VICTORIA – Having just lived through Victoria’s worst snow storm in history, which had British Columbians from more rugged winter climes in stitches, a week in Waikiki looked like the ticket. And it was.
There’s nothing like sunbathing in 25-dgeree weather, knowing back home the icicles are still hanging from the roof, and your biggest decision is where and when to drink your first Maitai of the day.
Not having to worry which politician is getting raked over the coals for conflict of interest, patronage or some other stupidity also helps clear the cobwebs from your mind.
On the other hand, I have yet to spend time anywhere without making notes of what strikes my fancy. The week in Hawaii was no exception. Here then are a number of observations gleaned during the flight to and from Oahu and my lazy hours at the beach, addressed to whom they may concern:
Canadian Airlines still seems to be reeling from its recent touch with oblivion. Service is not what it should be. In-flight information is sparse at best.
Yet, there seemed to be no shortage of free spirits. Considering that Canadian is the only Canadian airline flying to Hawaii, a modest charge for drinks – I had beer, wine and a liqueur on each flight – would not be a hardship on passengers and help the airline’s bottom line.
Arriving at Honolulu International Airport for our return flight, I found a huge check-in line-up. A previous flight had been cancelled and Canadian was trying to transfer as many passengers as possible onto our flight.
The result was long waits and angry passengers at the regular check-in, while two business class check-in counters had nothing to do. Only when passengers became a little vocal, did a surly-looking business class attendant condescend to process those of us who rode at the back of the bus.
To sum it up, more than a bailout appears to be needed to bring Canadian into the 20th century of customer service. The company management types who spoke so eloquently of their world-class airline ought to take another look.
I also have a word of advice for British Columbia’s tourism industry. Don’t try to get rich over-night on the backs of hapless tourists who bring their hard-earned dollars here. The natural beauty of British Columbia will only go so far.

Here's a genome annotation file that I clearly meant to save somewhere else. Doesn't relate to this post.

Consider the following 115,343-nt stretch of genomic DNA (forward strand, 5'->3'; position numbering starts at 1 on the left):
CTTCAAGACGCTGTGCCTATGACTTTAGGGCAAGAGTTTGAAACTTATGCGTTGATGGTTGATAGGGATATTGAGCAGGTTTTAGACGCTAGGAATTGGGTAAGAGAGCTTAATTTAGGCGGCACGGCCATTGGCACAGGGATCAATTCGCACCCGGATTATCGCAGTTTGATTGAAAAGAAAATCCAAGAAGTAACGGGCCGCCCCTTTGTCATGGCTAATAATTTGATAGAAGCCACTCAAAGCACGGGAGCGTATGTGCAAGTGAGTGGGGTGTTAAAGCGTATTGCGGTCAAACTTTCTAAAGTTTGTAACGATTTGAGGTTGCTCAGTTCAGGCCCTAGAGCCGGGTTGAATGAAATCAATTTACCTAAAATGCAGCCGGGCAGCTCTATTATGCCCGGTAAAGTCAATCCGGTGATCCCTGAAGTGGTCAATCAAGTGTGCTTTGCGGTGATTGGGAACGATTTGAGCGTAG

You can get a breakfast at a fancy hotel, served on the verandah overlooking world-famous Waikiki Beach for $3.50 U.S. Try that at the Pan Pacific in Vancouver or the Empress in Victoria.
The Moana Surfrider, one of the three best hotels on Waikiki Beach, offers a dinner buffet for $16 (Canadian). I know of only one place in Victoria that offers a similar culinary feast for about $30.
And here’s one for Premier Glen Clark, if he ever gets over the budget fiasco and has time to refocus on his promise to protect health care.
The Honolulu Advertiser ran a big spread on health care U.S. style. Believe me, we don’t want it.
Health care in the U.S. has become the playground of huge corporations that have their eyes fixed firmly on profits. Patient care is secondary.
Even the hospitals that used to be run by non-profit organizations are being swallowed up by big care-for-profit institutions. Here’s a quote from the article:
"Corporate entities have redefined the mission of health care. Their primary concern is not to meet the needs of their patients and communities, but to fulfill their legal mandate to maximize return to investors. Cutting costs and boosting profits are the first considerations.
"Without a wide umbrella of protection from our elected representatives, any one of us could find ourselves out in the rain with our portables IV lines."